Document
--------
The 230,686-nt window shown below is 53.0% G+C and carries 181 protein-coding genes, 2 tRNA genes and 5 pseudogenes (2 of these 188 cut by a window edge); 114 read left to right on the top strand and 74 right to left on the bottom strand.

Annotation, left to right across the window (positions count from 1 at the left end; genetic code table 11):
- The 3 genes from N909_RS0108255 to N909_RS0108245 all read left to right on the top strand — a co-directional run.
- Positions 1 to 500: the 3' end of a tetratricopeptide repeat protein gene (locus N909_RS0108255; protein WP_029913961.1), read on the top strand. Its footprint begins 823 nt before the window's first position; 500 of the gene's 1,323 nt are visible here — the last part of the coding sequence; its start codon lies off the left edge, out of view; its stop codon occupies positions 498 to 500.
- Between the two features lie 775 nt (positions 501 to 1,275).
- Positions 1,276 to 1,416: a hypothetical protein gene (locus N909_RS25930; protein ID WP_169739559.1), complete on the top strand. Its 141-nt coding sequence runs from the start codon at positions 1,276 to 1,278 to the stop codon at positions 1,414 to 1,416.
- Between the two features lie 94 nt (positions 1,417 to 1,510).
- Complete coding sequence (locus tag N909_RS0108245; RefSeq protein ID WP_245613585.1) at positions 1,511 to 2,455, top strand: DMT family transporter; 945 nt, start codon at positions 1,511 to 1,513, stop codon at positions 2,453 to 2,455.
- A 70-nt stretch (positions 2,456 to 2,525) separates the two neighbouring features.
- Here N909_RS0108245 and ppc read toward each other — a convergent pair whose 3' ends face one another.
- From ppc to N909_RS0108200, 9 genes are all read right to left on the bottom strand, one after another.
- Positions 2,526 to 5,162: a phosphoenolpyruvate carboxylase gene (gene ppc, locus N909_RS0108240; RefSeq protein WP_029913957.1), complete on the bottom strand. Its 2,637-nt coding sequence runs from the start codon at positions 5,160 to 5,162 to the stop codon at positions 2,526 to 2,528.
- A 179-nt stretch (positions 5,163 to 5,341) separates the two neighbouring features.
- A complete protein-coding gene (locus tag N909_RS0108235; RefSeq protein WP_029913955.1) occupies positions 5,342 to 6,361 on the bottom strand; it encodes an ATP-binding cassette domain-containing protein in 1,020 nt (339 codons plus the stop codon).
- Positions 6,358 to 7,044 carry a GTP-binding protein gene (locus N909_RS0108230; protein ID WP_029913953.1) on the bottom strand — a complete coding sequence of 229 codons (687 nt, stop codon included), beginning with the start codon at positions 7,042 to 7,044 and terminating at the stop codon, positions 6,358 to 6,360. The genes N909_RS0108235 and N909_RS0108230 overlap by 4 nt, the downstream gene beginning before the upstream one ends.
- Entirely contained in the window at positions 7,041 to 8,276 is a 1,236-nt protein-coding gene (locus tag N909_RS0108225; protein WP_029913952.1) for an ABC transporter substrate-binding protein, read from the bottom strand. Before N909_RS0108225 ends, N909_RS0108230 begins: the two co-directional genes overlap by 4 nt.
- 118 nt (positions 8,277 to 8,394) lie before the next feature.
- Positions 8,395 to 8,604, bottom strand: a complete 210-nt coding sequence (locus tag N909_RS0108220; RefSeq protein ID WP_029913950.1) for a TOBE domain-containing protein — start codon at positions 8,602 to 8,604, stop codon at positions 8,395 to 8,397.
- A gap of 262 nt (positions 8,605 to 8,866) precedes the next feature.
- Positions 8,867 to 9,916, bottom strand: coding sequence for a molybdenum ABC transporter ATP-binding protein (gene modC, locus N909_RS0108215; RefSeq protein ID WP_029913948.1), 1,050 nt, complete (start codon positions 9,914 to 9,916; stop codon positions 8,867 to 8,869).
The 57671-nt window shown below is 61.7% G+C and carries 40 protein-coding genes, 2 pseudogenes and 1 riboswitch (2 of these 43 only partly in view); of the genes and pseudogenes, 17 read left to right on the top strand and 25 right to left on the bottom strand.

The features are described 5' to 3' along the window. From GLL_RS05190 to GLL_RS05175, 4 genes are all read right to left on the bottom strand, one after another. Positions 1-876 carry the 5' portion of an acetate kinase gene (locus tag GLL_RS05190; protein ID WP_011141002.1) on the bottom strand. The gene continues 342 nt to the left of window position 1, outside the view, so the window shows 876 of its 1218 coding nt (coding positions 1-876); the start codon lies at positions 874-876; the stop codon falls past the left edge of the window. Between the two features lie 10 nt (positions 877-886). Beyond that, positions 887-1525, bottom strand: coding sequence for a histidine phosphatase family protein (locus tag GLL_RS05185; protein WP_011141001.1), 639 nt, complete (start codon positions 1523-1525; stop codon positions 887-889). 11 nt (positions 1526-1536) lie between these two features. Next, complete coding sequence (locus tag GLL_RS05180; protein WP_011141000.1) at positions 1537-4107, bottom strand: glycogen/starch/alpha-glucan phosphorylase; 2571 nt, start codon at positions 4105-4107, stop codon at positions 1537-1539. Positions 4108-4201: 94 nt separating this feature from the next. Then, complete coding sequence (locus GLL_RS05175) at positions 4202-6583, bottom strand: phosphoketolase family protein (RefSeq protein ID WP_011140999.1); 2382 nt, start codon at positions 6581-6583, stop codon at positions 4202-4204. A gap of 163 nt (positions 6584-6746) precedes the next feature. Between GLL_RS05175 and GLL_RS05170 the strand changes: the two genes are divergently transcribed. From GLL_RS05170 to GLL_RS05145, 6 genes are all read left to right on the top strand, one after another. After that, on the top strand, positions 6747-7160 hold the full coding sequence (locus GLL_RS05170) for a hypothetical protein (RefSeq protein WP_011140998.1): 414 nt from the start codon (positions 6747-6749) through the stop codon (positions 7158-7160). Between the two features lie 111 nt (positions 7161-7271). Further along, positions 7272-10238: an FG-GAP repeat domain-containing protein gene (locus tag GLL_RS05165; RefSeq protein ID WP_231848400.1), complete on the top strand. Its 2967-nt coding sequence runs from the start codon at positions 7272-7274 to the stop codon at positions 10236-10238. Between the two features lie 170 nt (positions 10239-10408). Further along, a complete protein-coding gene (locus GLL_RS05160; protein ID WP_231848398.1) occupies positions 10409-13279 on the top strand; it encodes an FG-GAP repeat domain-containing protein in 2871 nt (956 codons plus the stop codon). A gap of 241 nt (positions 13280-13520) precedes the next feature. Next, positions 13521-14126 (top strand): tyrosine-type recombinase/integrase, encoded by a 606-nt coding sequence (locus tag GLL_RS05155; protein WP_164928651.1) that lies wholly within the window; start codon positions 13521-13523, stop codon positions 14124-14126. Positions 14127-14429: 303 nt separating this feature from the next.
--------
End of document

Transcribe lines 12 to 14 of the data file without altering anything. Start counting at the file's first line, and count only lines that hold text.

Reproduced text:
- Positions 2,526 to 5,162: a phosphoenolpyruvate carboxylase gene (gene ppc, locus N909_RS0108240; RefSeq protein WP_029913957.1), complete on the bottom strand. Its 2,637-nt coding sequence runs from the start codon at positions 5,160 to 5,162 to the stop codon at positions 2,526 to 2,528.
- A 179-nt stretch (positions 5,163 to 5,341) separates the two neighbouring features.
- A complete protein-coding gene (locus tag N909_RS0108235; RefSeq protein WP_029913955.1) occupies positions 5,342 to 6,361 on the bottom strand; it encodes an ATP-binding cassette domain-containing protein in 1,020 nt (339 codons plus the stop codon).